Post # 1
I wasn’t able to find recent (within the last year) posts on the Bee regarding this topic, so I thought I would start a new thread. My apologies if there is one floating around that I didn’t come across (I also wanted to include my personal preferences).
I have a birthday coming up, and my husband has told me that he would like to purchase me a new camera. We have an important vacation in the near future, and are trying to start a family – so we both feel like it’s a good time to purchase a new camera! I am looking for a beginner DLSR (Body, Lens, and taxes must equal less than $1000).
Basically I am wanting to take clear and crisp photos of family, food (I’m a baker, and enjoy ‘food styling’) and scenery – The majority of my photographs are close ups, landscapes and portraits. I prefer to use natural light, so a camera that performs well in low light is ideal. I’m not sure if this matters, but I use photoshop as my primary editing software, and use a Mac.
Like a lot of people, I am torn between Canon and Nikon. I have owned both brands in the past (a Canon Rebel SLR, and a Nikon Coolpix). I have been doing quite a bit of research, but there is SO much information out there. I am more confused now than when I started out!
Post # 3
Do you have some time to wait to get it?
Because I think black Friday would be an ideal time to pick this up – you could save hundreds.
You might want to check what camera brands have better lenses… because the lens will help you capture the images you’d like to moreso than the base camera itself.
Even a less expensive camera with an additional (more expensive) lens will make a big difference. There are also tons of accesories to help capture images the way you’ve described as well.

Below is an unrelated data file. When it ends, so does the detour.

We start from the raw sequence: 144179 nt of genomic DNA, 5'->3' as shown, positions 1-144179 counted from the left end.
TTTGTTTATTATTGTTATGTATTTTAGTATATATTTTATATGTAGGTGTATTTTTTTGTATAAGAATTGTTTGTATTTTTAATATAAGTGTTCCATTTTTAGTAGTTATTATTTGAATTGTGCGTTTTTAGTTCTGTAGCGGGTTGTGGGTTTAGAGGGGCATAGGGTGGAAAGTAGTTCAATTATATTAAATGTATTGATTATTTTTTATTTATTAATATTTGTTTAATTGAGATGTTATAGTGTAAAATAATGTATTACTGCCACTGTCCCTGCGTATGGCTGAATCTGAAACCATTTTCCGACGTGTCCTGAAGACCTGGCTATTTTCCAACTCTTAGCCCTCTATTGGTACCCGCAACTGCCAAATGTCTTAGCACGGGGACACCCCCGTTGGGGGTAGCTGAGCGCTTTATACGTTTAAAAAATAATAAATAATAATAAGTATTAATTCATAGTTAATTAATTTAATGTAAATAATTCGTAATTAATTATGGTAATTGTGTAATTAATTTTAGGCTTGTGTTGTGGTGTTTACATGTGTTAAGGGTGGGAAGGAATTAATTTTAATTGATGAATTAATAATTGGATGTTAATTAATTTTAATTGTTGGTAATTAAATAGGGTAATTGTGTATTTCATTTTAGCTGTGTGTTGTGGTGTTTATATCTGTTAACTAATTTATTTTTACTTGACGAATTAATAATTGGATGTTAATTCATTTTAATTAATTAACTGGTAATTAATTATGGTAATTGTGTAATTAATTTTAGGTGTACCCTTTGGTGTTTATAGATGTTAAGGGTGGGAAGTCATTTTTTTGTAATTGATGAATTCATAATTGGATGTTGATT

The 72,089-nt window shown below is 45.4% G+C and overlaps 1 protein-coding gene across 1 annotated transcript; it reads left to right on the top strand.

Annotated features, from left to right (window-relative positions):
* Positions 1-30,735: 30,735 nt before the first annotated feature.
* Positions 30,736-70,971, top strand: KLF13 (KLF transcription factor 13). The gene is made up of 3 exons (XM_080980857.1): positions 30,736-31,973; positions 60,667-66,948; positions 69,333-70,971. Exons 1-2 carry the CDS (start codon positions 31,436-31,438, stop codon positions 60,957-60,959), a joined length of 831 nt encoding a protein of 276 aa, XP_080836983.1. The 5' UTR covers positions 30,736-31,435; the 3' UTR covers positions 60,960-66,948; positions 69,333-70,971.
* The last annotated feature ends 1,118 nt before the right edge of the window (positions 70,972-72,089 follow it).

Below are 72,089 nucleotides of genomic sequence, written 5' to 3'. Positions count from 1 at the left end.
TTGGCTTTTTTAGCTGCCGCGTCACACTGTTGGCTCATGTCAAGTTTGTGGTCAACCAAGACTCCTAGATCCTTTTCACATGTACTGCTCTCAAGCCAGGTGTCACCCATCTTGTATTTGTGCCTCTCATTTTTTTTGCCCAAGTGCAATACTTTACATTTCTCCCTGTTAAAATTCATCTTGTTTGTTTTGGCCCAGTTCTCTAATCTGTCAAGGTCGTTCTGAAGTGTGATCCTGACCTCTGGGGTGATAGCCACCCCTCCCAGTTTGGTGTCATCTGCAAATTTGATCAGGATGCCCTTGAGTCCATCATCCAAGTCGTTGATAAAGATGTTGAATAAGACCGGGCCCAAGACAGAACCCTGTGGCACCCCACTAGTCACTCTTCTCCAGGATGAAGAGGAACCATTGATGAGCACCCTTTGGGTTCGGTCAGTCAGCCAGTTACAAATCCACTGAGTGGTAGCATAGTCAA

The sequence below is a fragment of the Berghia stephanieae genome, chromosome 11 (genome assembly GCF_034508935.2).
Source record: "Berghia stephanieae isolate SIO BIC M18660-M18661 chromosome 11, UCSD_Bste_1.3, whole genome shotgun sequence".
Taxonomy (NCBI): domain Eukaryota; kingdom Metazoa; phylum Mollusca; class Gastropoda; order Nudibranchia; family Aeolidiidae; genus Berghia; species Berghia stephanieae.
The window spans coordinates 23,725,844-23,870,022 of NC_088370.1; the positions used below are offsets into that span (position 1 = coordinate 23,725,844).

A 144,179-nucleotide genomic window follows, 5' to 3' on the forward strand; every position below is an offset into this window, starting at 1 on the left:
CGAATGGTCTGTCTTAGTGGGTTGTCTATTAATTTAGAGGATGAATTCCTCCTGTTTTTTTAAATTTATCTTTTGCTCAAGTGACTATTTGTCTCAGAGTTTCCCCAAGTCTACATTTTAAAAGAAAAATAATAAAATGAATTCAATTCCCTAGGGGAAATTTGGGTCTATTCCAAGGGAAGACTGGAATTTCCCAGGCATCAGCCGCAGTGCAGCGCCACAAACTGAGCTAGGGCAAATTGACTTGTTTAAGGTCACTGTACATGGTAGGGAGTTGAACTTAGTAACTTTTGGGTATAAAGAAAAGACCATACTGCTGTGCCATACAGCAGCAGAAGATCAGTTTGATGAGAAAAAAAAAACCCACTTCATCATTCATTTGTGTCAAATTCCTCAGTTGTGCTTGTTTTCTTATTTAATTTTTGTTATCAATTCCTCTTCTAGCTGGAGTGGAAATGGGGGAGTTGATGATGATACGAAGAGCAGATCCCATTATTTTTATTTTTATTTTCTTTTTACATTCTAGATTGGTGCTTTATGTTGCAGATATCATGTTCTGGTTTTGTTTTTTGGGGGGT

FI has an Olympus that is very easy to use, however they no longer make DSLR’s… so I know, not helpful.
In NYC, I know of two decent (major) camera stores… B&H and Adorama. Both may have helpful information on their websites!
It may also be helpful to call up a photographer friend and ask for reccomendations for either a specific camera or a camera store to help you out – that’s what FI does occationally, and the camera store his friend pointed us to is fantastic and very knowledgable.
Post # 4
@BakeosaurusRex: Whatever DSLR you go with, be sure that you are able to buy lenses for it… Ie, stick with canon or nikon. If it you first DSLR you can easily get an entry level for $600, try BandH Photo, Adorama, or Beach Camera, they all have very good prices with BandH photo being the best.
The Canon Rebel T4 and purchase a 50mm lens and you may be able to still find a T3. I am a fan of canon .
My first DSLRwas an Olympus E500 and I still have it and it takes good photos… if I had it to do over again, I wouldnt buy it as a kit, you can outgrow those kit lenses very quickly.
Having said that, there are sup intermediate Pointa and Shoot Cameras which take REALLY good photos.. that may be an option as well and less expensive…
I do photography on the side and htat was my reason for an upgrade.
Post # 5
@CakeyP: Love my Olympus E-500.. but it was so hard to find compatible lenses that I switched to Canon… which one does your FI have?
Post # 6
Also… whatever lens you decide on.. if you want to take portraits and food.. you want a lens with good bokeh…. meaninga blurred background so that all of the focus is on the subject of the picture…. I think a good starter lens is a 5mm lens….
Post # 7
- Wedding: November 2013 - St. Augustine Beach, FL
@BakeosaurusRex: I love my Canon EOS Rebel xTi.
Post # 8
I would go and try out both in a store. Both brands make very good cameras so you probably can’t go wrong.
I sold cameras for a very long time and I just prefer Canon so that is what I would go with. It’s more user friendly to me. Make sure you check out the lenses both brands offer. You will definitely need to purchase some lenses.
Post # 9
i have a nikon d3100. it takes beautiful photos without me really “learning” anything.
i would like to get a different lens for it. i have the kit lens, and it does what it needs to do. but i want a 50mm lens, it’s great for basic everyday photos.
Post # 10
Thank you everyone for all of your responses! Any and all information really is helpful right now!
@CakeyP: I didn’t even think of Black Friday (being Canadian), I don’t mind waiting for a deal! I may be able to get a deal online, if the duties don’t cost an arm and a leg! I will check out the websites of both of the places you suggested. I have been in to a couple of different camera stores and got very different information from all of them, so I am trying to piece it all together!